Huh…I just noticed this in the picture.  The rear hook on the #9 Rapala is gone.  Wonder when that happened?

muskie net Walleye 8-5





7/28/16 TC Walleye

31 07 2016

This one is going to be short, sweet and to the point. About the only difference from this report and the previous two is that the weeds were a pain and we were losing fish on a regular basis.  I figured the conditions wouldn’t have changed much from the previous weekend to this past Thursday (7/28) so I told John to meet me at my house around 8:00 pm and we would give it a shot.  Water was still clear but this time the wind was out of the south, though it wasn’t much of a wind.  It didn’t take long and I had our first fish in the boat which I quickly followed up with another.  Things were looking good, especially since John had just boated one as well.  From then on though it was a different story.  After that third fish the rest of the evening was short fish and fish lost at the side of the boat.  Both John and I continually lost fish right at the side of the boat.  At one point I had a double and I couldn’t land either fish.  I don’t think I have ever done that before.  To make matters worse the weeds showed up in grand fashion shortly after 10 pm.  The Sam Laud was off loading coal at the Edison Plant and left around 9.  As he headed up stream he must have cut a lot of weeds upstream.  No big mats but tons of single strands were coming down.  After 11 we finally gave up and headed in.  We ended up with 6, lost 6 and threw back just as many.  Definitely not how I expected the night to go.  The weeds I could understand but losing so many fish annoyed the snot out of me.  At least there are still a lot of fish in the system just waiting for better conditions.  Hopefully I will be able to get out soon to find out.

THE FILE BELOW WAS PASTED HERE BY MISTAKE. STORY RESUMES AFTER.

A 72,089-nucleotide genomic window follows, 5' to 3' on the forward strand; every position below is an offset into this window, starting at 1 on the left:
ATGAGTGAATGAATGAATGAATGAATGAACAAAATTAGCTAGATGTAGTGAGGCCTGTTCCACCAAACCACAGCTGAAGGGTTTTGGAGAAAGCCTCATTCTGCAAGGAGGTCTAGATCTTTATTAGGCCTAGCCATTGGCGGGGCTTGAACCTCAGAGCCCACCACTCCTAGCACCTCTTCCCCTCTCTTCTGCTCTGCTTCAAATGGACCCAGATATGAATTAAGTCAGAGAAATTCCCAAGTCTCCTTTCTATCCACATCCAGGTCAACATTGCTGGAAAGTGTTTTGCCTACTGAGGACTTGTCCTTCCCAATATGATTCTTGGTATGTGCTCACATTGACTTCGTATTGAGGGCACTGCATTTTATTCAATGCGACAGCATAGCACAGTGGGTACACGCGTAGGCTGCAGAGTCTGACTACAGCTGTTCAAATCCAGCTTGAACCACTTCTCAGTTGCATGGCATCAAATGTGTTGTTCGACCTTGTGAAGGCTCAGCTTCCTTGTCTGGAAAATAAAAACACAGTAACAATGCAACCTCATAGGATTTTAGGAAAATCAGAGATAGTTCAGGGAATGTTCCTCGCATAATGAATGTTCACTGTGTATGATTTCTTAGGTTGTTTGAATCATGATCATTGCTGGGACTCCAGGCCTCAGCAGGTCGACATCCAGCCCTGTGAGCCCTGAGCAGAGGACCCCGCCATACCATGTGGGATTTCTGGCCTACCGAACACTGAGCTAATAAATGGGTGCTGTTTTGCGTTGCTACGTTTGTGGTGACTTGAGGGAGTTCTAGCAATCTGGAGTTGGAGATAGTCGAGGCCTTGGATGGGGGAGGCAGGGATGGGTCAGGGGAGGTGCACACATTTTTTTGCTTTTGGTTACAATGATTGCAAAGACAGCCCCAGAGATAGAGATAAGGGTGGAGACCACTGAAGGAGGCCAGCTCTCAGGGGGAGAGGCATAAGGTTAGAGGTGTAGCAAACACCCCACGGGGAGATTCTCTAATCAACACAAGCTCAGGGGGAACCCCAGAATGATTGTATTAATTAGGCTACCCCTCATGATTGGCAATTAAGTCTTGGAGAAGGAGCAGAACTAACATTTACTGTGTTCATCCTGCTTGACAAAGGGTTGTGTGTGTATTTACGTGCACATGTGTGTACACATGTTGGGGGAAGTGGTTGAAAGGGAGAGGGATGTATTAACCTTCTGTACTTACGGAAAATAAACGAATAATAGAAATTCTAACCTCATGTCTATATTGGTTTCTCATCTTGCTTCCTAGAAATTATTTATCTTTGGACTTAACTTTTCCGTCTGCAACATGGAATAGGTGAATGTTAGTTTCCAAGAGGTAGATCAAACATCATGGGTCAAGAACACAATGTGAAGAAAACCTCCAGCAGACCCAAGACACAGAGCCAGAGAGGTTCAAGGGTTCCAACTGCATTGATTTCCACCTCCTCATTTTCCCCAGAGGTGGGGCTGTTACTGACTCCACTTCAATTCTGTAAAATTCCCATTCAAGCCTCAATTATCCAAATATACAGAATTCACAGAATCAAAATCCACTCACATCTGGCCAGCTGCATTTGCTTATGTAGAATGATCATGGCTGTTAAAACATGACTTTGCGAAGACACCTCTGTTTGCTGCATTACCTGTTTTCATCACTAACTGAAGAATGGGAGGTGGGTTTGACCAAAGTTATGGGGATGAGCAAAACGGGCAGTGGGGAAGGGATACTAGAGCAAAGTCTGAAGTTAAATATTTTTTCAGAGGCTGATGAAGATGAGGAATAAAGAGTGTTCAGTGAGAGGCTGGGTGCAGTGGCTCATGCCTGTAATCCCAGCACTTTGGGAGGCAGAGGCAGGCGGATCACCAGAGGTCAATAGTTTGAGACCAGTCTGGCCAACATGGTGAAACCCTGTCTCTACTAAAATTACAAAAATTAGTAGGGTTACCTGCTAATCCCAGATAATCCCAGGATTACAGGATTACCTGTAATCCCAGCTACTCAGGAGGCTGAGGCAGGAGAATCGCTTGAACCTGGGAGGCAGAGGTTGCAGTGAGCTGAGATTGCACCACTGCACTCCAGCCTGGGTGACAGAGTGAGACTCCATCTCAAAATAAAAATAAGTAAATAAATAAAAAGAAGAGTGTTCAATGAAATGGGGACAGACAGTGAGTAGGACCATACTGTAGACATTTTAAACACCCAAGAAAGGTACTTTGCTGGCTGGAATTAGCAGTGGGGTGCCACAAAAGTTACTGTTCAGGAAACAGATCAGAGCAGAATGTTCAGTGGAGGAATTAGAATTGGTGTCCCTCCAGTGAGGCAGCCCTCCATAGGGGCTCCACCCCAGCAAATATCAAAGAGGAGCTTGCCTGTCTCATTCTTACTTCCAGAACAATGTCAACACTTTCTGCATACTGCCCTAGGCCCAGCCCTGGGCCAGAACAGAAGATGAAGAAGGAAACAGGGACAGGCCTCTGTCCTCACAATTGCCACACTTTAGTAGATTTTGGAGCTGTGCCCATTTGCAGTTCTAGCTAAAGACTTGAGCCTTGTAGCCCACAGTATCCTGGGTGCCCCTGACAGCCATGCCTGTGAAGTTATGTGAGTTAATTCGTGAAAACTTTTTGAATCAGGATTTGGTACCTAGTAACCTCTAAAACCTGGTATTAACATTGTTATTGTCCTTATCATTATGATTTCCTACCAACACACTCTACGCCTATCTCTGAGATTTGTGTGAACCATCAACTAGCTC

Like I said the water is still very clear and it started off weed free. I have no idea what the water temp was since I never did turn on my Depth Finder.  Natural colors were catching the fish tonight.  Original and Bleeding Olive Rapala’s in size 7 and 9.

An interesting little tidbit occurred while we were back at the ramp putting stuff away. A coyote started howling and yapping from the park.  He couldn’t have been more than 100 yards away.  Wish I could have recorded that or got a picture of him.

 

7-28-16 walleye





Wash, Rinse, Repeat.

8 05 2016